- Rated voltage factor
- Rated primary voltage (Up)
- Rated secondary voltage
- Accuracy power
- Accuracy class
- Voltage ratio error
- Phase or phase displacement error
- Rated thermal limiting output
Introduction to VTs
The voltage transformer must comply with the network specifications, this is essential.
As with any device, the voltage transformer must meet requirements relating to the voltage, current and frequency. Voltage transformer specifications are only valid for normal conditions of use. A derating should be provided for in accordance with the ambient temperature and the altitude.
The voltage factor is determined by the maximum operating voltage, which depends on the network earthing system and the way the VT’s primary winding is connected.
The voltage transformer must be able to withstand this maximum voltage for the time necessary to clear the fault (see Table 1 below).
Table 1 – Normal values of the rated voltage factor
|Rated voltage factor||Rated time||Primary winding connection method||Network earthing system|
|1.2||continuous||phase to phase||any|
|1.2||continuous||between the neutral|
point of a star
transformer and earth
|1.2||continuous||phase to earth||directly earthed neutral|
|1.2||continuous||phase to earth||limiting resistance earthing|
with automatic earth fault
(tripping upon first fault)
|1.2||continuous||phase to earth||earthed neutral without|
automatic earth fault clearance
(no tripping upon first fault)
|1.2||continuous||phase to earth||tuned limiting reactance|
(or Petersen coil) earthing
without automatic earth fault
clearance (no tripping upon
Note: smaller time ratings are permissible by agreement between manufacturer and user.
- Between phase and earth (see Figure 1a); or
- Between phases (see Figure 1b).
The voltage transformer must be suited to requirements relating to protection and measuring devices.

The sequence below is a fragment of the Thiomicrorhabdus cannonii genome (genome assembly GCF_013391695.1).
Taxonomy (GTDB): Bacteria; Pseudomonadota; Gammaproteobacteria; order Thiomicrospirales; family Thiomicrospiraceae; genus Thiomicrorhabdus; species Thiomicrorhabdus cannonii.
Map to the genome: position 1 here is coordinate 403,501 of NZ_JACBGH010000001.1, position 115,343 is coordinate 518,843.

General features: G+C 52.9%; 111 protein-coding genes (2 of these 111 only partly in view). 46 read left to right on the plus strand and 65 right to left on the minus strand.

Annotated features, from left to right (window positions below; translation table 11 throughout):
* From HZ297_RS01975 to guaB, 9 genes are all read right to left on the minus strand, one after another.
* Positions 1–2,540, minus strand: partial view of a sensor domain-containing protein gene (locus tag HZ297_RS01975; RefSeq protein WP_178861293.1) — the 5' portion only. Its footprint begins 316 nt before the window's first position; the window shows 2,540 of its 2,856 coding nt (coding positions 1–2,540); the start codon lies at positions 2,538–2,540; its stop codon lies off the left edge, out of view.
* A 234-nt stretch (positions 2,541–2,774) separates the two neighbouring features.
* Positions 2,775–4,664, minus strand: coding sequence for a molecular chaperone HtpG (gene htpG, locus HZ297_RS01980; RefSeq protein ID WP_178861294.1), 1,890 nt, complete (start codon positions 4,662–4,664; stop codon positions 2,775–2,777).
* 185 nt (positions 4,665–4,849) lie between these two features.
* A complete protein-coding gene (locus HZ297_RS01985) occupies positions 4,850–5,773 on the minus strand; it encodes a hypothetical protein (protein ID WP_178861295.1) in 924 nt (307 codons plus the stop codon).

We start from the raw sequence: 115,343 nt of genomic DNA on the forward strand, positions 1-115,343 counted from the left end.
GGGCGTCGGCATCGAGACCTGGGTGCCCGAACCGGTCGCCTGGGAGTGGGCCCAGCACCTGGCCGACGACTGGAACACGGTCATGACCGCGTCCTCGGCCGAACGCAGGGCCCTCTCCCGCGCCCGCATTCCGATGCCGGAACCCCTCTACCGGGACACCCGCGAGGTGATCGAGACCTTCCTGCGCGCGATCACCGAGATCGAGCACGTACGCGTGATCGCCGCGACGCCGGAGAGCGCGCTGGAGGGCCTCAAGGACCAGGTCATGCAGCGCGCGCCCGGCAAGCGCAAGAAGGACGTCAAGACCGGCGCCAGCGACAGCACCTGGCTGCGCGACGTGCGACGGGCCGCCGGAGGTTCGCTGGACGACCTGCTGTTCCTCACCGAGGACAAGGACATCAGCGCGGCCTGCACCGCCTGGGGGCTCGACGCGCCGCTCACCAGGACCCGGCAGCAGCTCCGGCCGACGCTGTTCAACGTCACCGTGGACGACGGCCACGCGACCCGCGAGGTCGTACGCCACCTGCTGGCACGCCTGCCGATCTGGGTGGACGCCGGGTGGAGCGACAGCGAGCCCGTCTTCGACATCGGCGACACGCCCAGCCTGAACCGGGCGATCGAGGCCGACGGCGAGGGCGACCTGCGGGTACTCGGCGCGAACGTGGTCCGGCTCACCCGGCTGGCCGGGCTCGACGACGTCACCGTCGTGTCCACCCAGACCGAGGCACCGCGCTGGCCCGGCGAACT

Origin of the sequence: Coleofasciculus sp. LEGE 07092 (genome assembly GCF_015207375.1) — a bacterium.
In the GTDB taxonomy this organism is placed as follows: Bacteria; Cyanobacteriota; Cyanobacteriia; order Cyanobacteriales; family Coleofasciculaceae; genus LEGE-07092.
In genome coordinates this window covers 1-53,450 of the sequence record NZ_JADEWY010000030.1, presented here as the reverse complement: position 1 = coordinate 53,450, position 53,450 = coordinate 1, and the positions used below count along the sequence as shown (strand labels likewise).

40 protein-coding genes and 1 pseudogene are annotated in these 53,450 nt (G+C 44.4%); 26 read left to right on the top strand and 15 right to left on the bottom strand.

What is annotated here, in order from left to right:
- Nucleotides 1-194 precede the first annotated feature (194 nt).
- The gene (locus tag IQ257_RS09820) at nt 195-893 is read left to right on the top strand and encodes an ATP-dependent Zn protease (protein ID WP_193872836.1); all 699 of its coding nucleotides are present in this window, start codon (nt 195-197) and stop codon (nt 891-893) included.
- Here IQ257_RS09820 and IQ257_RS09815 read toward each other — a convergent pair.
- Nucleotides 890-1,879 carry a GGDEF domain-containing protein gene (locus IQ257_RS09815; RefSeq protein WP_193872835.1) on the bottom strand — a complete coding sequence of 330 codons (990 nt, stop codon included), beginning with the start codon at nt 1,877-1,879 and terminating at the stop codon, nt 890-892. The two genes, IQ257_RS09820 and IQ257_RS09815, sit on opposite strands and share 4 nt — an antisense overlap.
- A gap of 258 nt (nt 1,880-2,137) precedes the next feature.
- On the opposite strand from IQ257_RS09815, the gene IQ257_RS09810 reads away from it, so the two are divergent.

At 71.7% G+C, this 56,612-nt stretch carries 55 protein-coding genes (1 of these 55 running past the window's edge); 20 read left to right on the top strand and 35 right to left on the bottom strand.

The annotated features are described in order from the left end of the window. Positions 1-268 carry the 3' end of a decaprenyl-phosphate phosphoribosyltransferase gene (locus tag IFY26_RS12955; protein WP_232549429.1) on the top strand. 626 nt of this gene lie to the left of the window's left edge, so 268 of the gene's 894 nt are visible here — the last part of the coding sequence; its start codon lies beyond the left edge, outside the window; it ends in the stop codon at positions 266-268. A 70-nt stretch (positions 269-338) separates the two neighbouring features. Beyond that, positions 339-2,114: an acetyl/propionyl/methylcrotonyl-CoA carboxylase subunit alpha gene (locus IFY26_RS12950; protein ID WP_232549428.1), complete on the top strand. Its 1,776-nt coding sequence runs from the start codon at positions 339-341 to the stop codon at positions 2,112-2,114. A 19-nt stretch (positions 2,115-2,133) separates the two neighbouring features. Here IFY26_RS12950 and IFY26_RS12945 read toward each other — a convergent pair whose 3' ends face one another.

The foreseen application of the voltage transformer is used to determine the rated secondary voltage, the accuracy power, the accuracy class and the thermal power limit.
Accuracy power: this is expressed in VA and it is the apparent power that the voltage transformer can supply to the secondary when it is connected under its rated primary voltage and connected to its accuracyload. It must not introduce an error in excess of the values guaranteed by the accuracy class. Go to Top ↑
The standardized values are: 10 – 15 – 25 – 30 – 50 – 75 – 100 – 150 – 200 – 300 – 400 – 500 – VA.
Accuracy class: this defines the guaranteed transformation ratio and phase error limits in specified power and voltage conditions. Go to Top ↑
Phase or phase displacement error: this is the phase difference between the primary and secondary voltages and is expressed in minutes. Go to Top ↑
Rated thermal limiting output: this is the apparent power that the transformer can permanently supply at its rated secondary voltage without exceeding the heating limits stipulated in the standards.
Go to Top ↑
Table 2 gives the accuracy class generally used in accordance with the corresponding application.
Table 2 – Accuracy class in accordance with the application for measuring VTs
|Not used in industry||0.1|
|Statistical metering and/or measurement||1|
|Measurement not requiring high accuracy||3|
The accuracy class is guaranteed if the voltage is between 80 and 120% of the rated primary voltage and for any load between 25 and 100% of the rated accuracy power with an inductive power factor of 0.8.
- Classes 0.1 and 0.2 are only used for laboratory devices.
- Classes 0.5 and 1 are used in the majority of cases.
- Class 3 is used very little.
Resource: Protection of Electrical Networks – Christophe Prévé (get this book from Amazon)